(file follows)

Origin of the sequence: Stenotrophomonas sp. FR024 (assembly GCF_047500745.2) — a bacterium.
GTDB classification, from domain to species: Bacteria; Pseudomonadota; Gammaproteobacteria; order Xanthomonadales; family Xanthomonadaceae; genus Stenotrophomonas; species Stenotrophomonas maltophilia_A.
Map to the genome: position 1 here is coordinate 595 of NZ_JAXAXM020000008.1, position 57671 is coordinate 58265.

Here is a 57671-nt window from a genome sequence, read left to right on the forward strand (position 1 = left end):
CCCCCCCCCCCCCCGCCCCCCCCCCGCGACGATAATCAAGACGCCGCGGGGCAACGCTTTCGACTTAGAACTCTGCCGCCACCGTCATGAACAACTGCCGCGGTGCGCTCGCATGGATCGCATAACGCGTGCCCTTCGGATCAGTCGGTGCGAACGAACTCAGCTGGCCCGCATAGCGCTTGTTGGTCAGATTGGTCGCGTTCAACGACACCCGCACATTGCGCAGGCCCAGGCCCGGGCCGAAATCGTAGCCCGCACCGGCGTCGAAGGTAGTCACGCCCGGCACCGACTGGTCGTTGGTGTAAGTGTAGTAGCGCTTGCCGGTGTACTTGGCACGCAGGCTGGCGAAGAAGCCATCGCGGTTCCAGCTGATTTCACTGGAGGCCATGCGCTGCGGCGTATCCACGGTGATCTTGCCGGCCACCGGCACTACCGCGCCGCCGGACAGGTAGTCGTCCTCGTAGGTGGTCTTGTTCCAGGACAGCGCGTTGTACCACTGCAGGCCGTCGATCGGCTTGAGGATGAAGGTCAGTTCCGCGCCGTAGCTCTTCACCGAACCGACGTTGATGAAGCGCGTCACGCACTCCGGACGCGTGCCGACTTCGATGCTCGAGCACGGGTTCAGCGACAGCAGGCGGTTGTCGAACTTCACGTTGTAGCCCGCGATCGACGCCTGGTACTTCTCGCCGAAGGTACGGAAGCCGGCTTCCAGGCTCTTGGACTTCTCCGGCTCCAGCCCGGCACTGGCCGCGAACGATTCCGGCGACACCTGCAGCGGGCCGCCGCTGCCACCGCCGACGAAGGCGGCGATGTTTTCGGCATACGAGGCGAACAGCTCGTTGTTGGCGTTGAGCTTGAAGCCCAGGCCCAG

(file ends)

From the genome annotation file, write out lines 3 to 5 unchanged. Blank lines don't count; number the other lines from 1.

Map to the genome: position 1 here is coordinate 595 of NZ_JAXAXM020000008.1, position 57671 is coordinate 58265.

Here is a 57671-nt window from a genome sequence, read left to right on the forward strand (position 1 = left end):
CCCCCCCCCCCCCCGCCCCCCCCCCGCGACGATAATCAAGACGCCGCGGGGCAACGCTTTCGACTTAGAACTCTGCCGCCACCGTCATGAACAACTGCCGCGGTGCGCTCGCATGGATCGCATAACGCGTGCCCTTCGGATCAGTCGGTGCGAACGAACTCAGCTGGCCCGCATAGCGCTTGTTGGTCAGATTGGTCGCGTTCAACGACACCCGCACATTGCGCAGGCCCAGGCCCGGGCCGAAATCGTAGCCCGCACCGGCGTCGAAGGTAGTCACGCCCGGCACCGACTGGTCGTTGGTGTAAGTGTAGTAGCGCTTGCCGGTGTACTTGGCACGCAGGCTGGCGAAGAAGCCATCGCGGTTCCAGCTGATTTCACTGGAGGCCATGCGCTGCGGCGTATCCACGGTGATCTTGCCGGCCACCGGCACTACCGCGCCGCCGGACAGGTAGTCGTCCTCGTAGGTGGTCTTGTTCCAGGACAGCGCGTTGTACCACTGCAGGCCGTCGATCGGCTTGAGGATGAAGGTCAGTTCCGCGCCGTAGCTCTTCACCGAACCGACGTTGATGAAGCGCGTCACGCACTCCGGACGCGTGCCGACTTCGATGCTCGAGCACGGGTTCAGCGACAGCAGGCGGTTGTCGAACTTCACGTTGTAGCCCGCGATCGACGCCTGGTACTTCTCGCCGAAGGTACGGAAGCCGGCTTCCAGGCTCTTGGACTTCTCCGGCTCCAGCCCGGCACTGGCCGCGAACGATTCCGGCGACACCTGCAGCGGGCCGCCGCTGCCACCGCCGACGAAGGCGGCGATGTTTTCGGCATACGAGGCGAACAGCTCGTTGTTGGCGTTGAGCTTGAAGCCCAGGCCCAG